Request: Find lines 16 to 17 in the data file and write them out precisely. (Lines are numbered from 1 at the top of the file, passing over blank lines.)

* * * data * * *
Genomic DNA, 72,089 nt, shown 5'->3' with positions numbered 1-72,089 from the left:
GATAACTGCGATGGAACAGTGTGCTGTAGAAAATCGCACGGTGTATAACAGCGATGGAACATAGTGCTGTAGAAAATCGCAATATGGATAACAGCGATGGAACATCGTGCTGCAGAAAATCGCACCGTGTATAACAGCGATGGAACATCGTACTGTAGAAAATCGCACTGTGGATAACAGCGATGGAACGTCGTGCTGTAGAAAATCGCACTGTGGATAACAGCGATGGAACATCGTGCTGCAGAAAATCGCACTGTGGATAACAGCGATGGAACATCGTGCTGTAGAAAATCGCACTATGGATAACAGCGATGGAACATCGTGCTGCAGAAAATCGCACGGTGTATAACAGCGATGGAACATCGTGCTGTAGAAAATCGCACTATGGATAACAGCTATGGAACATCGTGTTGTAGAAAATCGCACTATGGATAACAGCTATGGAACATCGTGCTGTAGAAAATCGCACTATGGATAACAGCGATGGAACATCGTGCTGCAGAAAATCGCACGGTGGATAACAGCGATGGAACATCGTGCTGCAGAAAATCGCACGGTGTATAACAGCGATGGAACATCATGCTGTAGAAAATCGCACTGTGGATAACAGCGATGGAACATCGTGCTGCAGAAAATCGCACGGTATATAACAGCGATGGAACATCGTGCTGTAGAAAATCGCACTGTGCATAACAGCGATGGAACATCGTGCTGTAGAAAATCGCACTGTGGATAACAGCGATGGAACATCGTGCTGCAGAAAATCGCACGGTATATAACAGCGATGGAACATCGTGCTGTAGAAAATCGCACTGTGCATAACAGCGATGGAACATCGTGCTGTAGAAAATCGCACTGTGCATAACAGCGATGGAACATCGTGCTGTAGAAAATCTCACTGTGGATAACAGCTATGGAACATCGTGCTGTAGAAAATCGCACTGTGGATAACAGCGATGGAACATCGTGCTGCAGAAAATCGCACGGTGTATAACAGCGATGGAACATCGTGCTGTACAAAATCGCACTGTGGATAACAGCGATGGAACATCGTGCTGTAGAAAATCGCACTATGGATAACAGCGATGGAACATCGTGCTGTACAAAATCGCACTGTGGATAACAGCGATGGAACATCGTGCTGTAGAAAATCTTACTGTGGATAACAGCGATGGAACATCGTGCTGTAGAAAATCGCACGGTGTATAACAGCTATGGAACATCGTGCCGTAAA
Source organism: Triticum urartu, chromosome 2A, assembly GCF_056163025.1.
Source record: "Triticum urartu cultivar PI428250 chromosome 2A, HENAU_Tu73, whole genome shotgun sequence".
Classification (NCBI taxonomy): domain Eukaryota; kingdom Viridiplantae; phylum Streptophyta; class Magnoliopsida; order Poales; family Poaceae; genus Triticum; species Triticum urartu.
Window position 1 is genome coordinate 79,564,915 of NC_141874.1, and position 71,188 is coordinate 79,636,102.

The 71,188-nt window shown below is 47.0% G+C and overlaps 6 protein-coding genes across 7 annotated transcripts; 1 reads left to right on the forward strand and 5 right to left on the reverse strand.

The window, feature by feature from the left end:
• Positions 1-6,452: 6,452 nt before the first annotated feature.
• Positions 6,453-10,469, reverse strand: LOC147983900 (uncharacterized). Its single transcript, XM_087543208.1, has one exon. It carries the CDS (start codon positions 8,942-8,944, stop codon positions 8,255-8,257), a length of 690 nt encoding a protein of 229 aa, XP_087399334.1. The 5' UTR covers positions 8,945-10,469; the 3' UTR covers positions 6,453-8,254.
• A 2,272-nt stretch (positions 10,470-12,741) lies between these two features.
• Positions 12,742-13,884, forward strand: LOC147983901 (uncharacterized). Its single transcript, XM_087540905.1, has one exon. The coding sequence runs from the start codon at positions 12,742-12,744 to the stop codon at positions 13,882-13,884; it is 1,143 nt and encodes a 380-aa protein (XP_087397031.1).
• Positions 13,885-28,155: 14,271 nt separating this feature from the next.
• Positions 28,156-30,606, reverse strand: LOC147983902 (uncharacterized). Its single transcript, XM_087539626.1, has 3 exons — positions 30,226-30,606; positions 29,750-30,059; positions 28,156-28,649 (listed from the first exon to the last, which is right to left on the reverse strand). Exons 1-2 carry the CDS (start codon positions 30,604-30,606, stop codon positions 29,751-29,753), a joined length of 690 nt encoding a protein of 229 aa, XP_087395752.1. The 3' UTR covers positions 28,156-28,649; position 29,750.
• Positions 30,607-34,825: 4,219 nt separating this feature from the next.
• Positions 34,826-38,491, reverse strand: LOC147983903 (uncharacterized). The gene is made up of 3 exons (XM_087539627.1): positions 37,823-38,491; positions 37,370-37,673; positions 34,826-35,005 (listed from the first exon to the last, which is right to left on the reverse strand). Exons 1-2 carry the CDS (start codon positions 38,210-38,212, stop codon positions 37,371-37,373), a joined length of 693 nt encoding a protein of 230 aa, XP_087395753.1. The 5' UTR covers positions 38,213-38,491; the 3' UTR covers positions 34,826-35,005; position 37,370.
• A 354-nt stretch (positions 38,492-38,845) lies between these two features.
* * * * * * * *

• Positions 34,826-38,491, reverse strand: LOC147983903 (uncharacterized). The gene is made up of 3 exons (XM_087539627.1): positions 37,823-38,491; positions 37,370-37,673; positions 34,826-35,005 (listed from the first exon to the last, which is right to left on the reverse strand). Exons 1-2 carry the CDS (start codon positions 38,210-38,212, stop codon positions 37,371-37,373), a joined length of 693 nt encoding a protein of 230 aa, XP_087395753.1. The 5' UTR covers positions 38,213-38,491; the 3' UTR covers positions 34,826-35,005; position 37,370.
• A 354-nt stretch (positions 38,492-38,845) lies between these two features.